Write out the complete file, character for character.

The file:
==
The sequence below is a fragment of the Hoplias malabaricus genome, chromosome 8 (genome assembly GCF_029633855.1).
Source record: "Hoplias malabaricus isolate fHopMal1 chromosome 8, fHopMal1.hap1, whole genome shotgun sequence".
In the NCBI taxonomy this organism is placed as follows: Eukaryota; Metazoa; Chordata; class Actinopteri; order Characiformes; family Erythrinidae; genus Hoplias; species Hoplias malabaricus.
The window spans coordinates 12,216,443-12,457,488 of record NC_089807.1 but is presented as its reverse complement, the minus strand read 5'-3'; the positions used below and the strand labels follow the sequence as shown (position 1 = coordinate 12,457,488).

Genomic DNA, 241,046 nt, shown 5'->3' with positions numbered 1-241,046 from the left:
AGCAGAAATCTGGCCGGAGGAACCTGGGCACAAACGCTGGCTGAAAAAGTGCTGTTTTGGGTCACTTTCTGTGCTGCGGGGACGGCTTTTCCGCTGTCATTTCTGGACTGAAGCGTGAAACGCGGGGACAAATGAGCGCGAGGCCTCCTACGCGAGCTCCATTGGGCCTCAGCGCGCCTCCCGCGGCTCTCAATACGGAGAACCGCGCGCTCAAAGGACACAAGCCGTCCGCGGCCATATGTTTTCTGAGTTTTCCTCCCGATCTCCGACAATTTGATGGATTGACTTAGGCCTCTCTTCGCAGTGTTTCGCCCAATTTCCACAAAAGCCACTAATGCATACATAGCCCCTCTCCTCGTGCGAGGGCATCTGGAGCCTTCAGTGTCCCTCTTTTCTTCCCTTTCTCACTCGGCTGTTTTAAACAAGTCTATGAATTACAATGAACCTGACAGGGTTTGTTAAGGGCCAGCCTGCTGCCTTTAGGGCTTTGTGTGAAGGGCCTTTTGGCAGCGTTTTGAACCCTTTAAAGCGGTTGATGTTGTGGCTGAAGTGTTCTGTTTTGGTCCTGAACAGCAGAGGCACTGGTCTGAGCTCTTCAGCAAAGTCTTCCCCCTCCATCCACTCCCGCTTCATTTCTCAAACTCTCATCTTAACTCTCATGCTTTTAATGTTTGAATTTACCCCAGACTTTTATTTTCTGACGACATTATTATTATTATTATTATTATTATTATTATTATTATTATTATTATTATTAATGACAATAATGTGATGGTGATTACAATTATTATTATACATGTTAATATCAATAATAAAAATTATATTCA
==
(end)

The sequence below is a fragment of the Hoplias malabaricus genome, chromosome 8 (genome assembly GCF_029633855.1).
Source record: "Hoplias malabaricus isolate fHopMal1 chromosome 8, fHopMal1.hap1, whole genome shotgun sequence".
In the NCBI taxonomy this organism is placed as follows: Eukaryota; Metazoa; Chordata; class Actinopteri; order Characiformes; family Erythrinidae; genus Hoplias; species Hoplias malabaricus.
The window spans coordinates 12,216,443-12,457,488 of record NC_089807.1 but is presented as its reverse complement, the minus strand read 5'-3'; the positions used below and the strand labels follow the sequence as shown (position 1 = coordinate 12,457,488).

Genomic DNA, 241,046 nt, shown 5'->3' with positions numbered 1-241,046 from the left:
AGCAGAAATCTGGCCGGAGGAACCTGGGCACAAACGCTGGCTGAAAAAGTGCTGTTTTGGGTCACTTTCTGTGCTGCGGGGACGGCTTTTCCGCTGTCATTTCTGGACTGAAGCGTGAAACGCGGGGACAAATGAGCGCGAGGCCTCCTACGCGAGCTCCATTGGGCCTCAGCGCGCCTCCCGCGGCTCTCAATACGGAGAACCGCGCGCTCAAAGGACACAAGCCGTCCGCGGCCATATGTTTTCTGAGTTTTCCTCCCGATCTCCGACAATTTGATGGATTGACTTAGGCCTCTCTTCGCAGTGTTTCGCCCAATTTCCACAAAAGCCACTAATGCATACATAGCCCCTCTCCTCGTGCGAGGGCATCTGGAGCCTTCAGTGTCCCTCTTTTCTTCCCTTTCTCACTCGGCTGTTTTAAACAAGTCTATGAATTACAATGAACCTGACAGGGTTTGTTAAGGGCCAGCCTGCTGCCTTTAGGGCTTTGTGTGAAGGGCCTTTTGGCAGCGTTTTGAACCCTTTAAAGCGGTTGATGTTGTGGCTGAAGTGTTCTGTTTTGGTCCTGAACAGCAGAGGCACTGGTCTGAGCTCTTCAGCAAAGTCTTCCCCCTCCATCCACTCCCGCTTCATTTCTCAAACTCTCATCTTAACTCTCATGCTTTTAATGTTTGAATTTACCCCAGACTTTTATTTTCTGACGACATTATTATTATTATTATTATTATTATTATTATTATTATTATTATTATTATTAATGACAATAATGTGATGGTGATTACAATTATTATTATACATGTTAATATCAATAATAAAAATTATATTCA